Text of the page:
Edie Kiglatuk’s Christmas (Edie Kiglatuk Mystery #1.5), by M.J. McGrath

Four stars

In this wonderful short story, McGrath includes perennial favourite Edie Kiglatuk in an Arctic mystery to entertain readers. On the winter solstice, there is little to celebrate in Canada’s Arctic. Frigid temperatures, no sunlight, and on this occasion, the body of Tommy Qataq, a gash on the back of his head as he clings to life. When approached by the authorities to assist with the mystery, Edie has ideas of her own and goes in search of Willie Killik. Both Willie and Tommy are former pupils of Edie’s, and she uses her knowledge of their rocky friendship to determine what might have happened. As Edie searches for Willie, she discovers that he has little going for him, in a community so isolated as to offer few effective ‘outs’. When Tommy’s daughter is snatched from her crib, the hunt intensifies and Edie must now find Willie to ensure that nothing happens to the child. Her hunt leads her to a clearing and a magical Christmas discovery that turns the entire sombre event into something magical. A great (quick) read for those who love the Edie Kiglatuk series, or new followers of McGrath alike.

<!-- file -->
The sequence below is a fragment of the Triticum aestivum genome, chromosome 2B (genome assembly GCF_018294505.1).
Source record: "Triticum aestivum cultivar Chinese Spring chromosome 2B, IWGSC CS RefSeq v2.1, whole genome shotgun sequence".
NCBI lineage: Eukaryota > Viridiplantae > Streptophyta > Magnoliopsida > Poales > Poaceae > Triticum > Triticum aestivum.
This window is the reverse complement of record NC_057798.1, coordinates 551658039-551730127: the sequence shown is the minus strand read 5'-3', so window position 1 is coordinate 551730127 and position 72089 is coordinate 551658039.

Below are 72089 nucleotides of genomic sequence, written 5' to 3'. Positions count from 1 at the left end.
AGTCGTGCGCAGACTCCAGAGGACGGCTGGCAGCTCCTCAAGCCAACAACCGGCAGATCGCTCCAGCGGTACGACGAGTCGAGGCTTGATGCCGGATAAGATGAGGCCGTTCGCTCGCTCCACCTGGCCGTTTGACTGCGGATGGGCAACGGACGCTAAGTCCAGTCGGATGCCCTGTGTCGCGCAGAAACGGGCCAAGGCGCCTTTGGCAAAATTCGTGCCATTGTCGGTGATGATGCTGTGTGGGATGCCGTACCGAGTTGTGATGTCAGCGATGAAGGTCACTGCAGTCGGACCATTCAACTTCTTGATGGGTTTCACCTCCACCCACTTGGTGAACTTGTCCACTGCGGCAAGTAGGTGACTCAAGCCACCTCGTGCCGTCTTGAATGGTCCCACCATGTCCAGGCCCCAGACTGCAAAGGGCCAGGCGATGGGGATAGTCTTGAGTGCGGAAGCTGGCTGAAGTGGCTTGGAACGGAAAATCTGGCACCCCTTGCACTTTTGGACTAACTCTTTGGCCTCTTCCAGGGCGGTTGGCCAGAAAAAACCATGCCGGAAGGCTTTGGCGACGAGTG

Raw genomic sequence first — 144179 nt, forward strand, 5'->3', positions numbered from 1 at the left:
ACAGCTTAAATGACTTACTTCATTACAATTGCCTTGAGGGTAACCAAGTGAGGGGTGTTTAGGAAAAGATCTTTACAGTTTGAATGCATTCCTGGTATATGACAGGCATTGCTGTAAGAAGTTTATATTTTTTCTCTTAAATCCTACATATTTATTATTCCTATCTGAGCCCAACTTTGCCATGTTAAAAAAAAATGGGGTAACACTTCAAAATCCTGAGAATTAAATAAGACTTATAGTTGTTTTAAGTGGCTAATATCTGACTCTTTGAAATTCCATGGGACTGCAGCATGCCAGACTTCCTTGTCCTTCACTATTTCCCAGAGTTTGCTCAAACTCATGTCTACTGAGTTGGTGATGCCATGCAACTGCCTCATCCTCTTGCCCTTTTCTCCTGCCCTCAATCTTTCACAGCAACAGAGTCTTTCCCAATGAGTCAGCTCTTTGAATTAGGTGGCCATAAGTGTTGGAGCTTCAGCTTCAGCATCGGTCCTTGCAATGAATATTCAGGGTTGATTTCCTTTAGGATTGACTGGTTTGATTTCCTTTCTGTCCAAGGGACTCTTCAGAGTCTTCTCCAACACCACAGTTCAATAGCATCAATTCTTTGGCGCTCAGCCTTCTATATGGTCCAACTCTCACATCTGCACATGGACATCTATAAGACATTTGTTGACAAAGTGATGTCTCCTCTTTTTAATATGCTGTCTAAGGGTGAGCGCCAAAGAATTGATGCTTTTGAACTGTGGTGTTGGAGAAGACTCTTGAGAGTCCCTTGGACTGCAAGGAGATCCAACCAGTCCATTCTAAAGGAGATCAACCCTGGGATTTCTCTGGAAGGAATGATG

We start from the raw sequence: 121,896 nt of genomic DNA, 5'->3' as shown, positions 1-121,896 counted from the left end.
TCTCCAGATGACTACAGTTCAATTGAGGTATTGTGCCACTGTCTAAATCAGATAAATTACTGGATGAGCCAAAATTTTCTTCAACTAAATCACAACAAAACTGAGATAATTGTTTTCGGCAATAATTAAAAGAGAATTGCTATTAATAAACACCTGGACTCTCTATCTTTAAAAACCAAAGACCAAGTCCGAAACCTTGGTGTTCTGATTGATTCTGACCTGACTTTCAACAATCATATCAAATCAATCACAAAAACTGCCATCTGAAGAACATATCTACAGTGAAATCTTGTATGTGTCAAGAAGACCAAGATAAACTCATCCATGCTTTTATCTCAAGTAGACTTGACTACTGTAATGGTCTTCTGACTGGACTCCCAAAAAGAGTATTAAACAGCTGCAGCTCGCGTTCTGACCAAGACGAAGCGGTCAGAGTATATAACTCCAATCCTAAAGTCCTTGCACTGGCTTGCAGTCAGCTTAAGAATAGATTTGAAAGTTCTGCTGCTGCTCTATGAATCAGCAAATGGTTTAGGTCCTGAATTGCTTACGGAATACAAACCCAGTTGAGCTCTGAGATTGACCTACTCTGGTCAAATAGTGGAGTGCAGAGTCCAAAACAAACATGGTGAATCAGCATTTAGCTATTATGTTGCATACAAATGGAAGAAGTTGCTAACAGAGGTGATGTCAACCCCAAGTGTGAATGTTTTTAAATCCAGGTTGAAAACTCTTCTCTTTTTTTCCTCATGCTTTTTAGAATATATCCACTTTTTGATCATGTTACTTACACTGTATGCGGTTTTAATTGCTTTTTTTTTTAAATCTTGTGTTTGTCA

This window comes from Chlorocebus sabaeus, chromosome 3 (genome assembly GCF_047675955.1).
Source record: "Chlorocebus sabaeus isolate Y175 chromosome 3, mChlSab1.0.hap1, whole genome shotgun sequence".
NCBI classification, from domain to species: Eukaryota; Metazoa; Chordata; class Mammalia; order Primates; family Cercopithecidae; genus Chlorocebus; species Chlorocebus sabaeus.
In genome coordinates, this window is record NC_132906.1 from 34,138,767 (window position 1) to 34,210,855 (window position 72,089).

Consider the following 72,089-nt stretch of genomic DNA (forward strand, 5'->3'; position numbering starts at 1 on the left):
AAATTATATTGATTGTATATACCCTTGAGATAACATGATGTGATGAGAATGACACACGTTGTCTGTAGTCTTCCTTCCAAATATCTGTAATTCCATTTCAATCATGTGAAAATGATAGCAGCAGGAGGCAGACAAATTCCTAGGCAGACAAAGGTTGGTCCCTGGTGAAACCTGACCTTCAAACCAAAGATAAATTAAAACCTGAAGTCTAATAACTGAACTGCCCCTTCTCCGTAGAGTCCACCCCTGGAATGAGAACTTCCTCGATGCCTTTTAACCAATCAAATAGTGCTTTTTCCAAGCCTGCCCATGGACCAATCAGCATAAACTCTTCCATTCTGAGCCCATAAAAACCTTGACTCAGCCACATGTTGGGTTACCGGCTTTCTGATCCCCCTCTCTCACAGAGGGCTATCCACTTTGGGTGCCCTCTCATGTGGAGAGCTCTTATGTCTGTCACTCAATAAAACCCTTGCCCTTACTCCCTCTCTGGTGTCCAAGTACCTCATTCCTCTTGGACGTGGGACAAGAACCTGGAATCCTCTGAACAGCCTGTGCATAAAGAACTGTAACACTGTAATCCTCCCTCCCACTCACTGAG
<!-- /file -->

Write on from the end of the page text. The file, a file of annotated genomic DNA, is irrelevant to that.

I am thoroughly impressed with McGrath’s series, depicting life in Canada’s High Arctic. Not only does the country get some interesting coverage, but the Inuit angle is unique and plays out well in the novels. McGrath uses her experience in the region to paint wonderfully accurate characters who also shine light on life away from the big-city lights, where locals must subsist off the land. Presenting a culture shock to many readers, McGrath does a masterful job and should be applauded for the hard work and determination her novels bring in highlighting the plight and lifestyle of Canada’s Inuit population.

Kudos, Madam McGrath for this touching addition to the series, which has so much to offer readers.

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